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This article is more than 1 year old.

Missing dishes, smaller menus: How COVID-19 changed Chennai’s restaurant business

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A closer look at Chennai’s F&B market reveals that low occupancy and falling revenues have forced noticeable changes to the business. From missing dishes and empty tandoor ovens to locally sourced ingredients and smaller menus, eating outwears a whole new face this year.

Missing dishes, smaller menus: How COVID-19 changed Chennai’s restaurant business
Less than 10 months since COVID-19 first made its presence felt, the Indian economy has fully reopened, barring schools and colleges. The last of the ‘unlock’ directives, for instance, saw theatres and amusement parks were up and running in time for Diwali. However, a closer look at Chennai’s F&B market reveals that low occupancy and falling revenues have forced noticeable changes to the business. From missing dishes and empty tandoor ovens to locally sourced ingredients and smaller menus, eating outwears a whole new face this year.
Service at Hamsa, an upscale standalone vegetarian restaurant in Chennai is running at 50 percent of pre-COVID levels, and patrons are being welcomed 
with a visibly smaller food menu. The restaurant has done away with some of its classics, either because sourcing raw material has become too expensive, or because serving them is no longer a great idea.
Off the menu are ten main courses, including the restaurant’s specialties, Guchi Mattar and the Hamsa Leaf-Enclosed Rice. For Hamsa’s managing director, Nithin Kalkiraju, the decision to do away with some of these dishes — especially the leaf-enclosed rice — has not been an easy one to make.
“It (leaf-enclosed rice) involves extensive prep work, which obviously results in more and more human touch while preparing the dish and while serving the dish on the table,” says Kalkiraju, “It’s not like you can keep the dish and walk away. A waiter has to come near you, open it up and serve it. So, we’ve tried to do away with dishes that emphasize on human interaction.”
Hamsa isn’t alone. Across most restaurants, the more mundane phulkas, vadas and gravy have replaced the more exotic dishes and equipment — like the tandoor. Elaborately plated or high-priced specials are no longer available, either. The Tamil Nadu Hotels’ Association has pegged occupancy rates at Chennai’s stand-alone restaurants at just 40-50 percent of pre-COVID levels. Smaller cash flows at these establishments have, in turn, hurt sourcing demand.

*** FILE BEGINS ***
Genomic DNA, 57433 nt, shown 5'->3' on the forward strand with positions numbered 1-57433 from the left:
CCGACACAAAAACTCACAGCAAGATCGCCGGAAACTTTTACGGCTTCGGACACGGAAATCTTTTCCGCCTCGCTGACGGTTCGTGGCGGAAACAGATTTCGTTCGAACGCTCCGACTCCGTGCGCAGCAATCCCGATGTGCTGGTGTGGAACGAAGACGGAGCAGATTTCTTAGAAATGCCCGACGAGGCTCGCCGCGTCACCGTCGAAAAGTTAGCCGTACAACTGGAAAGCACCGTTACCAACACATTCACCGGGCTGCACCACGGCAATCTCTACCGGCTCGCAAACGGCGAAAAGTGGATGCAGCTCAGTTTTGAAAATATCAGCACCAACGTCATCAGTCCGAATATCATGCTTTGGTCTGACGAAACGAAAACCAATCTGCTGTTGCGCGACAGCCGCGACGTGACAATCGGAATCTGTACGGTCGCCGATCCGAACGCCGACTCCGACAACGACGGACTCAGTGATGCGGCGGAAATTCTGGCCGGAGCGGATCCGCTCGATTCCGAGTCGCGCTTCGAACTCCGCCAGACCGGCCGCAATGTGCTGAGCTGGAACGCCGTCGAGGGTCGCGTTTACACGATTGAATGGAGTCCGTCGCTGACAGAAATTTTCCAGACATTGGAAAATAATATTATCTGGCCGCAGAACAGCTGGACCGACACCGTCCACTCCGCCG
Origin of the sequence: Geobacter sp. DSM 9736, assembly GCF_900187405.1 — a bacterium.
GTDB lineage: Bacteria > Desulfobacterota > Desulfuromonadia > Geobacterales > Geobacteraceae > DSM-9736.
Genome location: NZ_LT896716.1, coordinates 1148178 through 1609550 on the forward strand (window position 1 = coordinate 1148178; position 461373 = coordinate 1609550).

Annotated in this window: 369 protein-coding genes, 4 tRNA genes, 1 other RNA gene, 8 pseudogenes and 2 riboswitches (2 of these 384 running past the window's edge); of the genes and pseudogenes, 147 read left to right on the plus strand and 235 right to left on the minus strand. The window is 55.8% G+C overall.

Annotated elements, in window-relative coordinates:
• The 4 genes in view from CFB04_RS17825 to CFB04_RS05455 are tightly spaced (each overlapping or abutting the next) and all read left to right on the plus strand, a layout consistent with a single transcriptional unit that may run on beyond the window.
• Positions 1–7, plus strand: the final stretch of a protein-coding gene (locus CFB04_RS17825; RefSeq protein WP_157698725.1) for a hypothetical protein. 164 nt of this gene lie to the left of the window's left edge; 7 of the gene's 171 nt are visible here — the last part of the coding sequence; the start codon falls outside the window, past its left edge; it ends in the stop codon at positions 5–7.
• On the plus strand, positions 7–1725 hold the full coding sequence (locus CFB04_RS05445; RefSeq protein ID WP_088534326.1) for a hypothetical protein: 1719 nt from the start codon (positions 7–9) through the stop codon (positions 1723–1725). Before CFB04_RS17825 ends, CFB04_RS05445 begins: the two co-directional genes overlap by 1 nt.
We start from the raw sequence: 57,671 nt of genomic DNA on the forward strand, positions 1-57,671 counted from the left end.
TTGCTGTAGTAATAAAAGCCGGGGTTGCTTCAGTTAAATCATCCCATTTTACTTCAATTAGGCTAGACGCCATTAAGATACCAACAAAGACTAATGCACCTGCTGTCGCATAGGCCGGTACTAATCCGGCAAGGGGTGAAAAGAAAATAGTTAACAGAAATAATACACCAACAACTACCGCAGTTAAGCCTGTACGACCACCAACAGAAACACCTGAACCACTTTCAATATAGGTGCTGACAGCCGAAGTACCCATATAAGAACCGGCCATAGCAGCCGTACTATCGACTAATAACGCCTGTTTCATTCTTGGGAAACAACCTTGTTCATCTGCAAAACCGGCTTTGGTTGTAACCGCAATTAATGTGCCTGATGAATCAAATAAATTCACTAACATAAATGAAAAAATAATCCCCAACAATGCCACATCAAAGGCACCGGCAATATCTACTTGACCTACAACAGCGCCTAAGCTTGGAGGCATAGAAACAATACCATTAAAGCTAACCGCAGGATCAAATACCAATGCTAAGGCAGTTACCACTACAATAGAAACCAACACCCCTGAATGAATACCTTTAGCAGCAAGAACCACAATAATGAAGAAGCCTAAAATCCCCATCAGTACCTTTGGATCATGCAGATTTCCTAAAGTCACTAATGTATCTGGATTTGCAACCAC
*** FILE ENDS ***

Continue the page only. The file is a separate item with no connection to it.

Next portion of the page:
Chennai-based cheese speciality restaurant, Fromage used to import its cheese before the pandemic. It now sources from the Kodaikanal Cheese Factory, which in turn has led to a noticeable difference in the flavour profile.
For the longest time since reopening, Fromage did not bring back some of the fanciness that accompanied its fine dining — like the Parmesan Wheel and the cheese fountain. However, with the hope that diners will return and in order to restore its big differentiators, the restaurant has worked towards letting some of these gastronomic contraptions make a comeback.
“Before COVID-19, a 50-seater restaurant like ours would see an average tally (revenue) of around Rs 20 lakh (per month),” says Girish Subash, Co-founder, Fromage, “We’re doing around Rs 4 to 5 lakh, today. Even If we reach our target of Rs 10 lakh, we will survive. As long as we survive and don’t burn our pockets every day that we’re running, we can sustain.”
So, the next time you walk into your favourite diner in Chennai, don’t be surprised when you don’t get to see your favourite meat or cut of steak.
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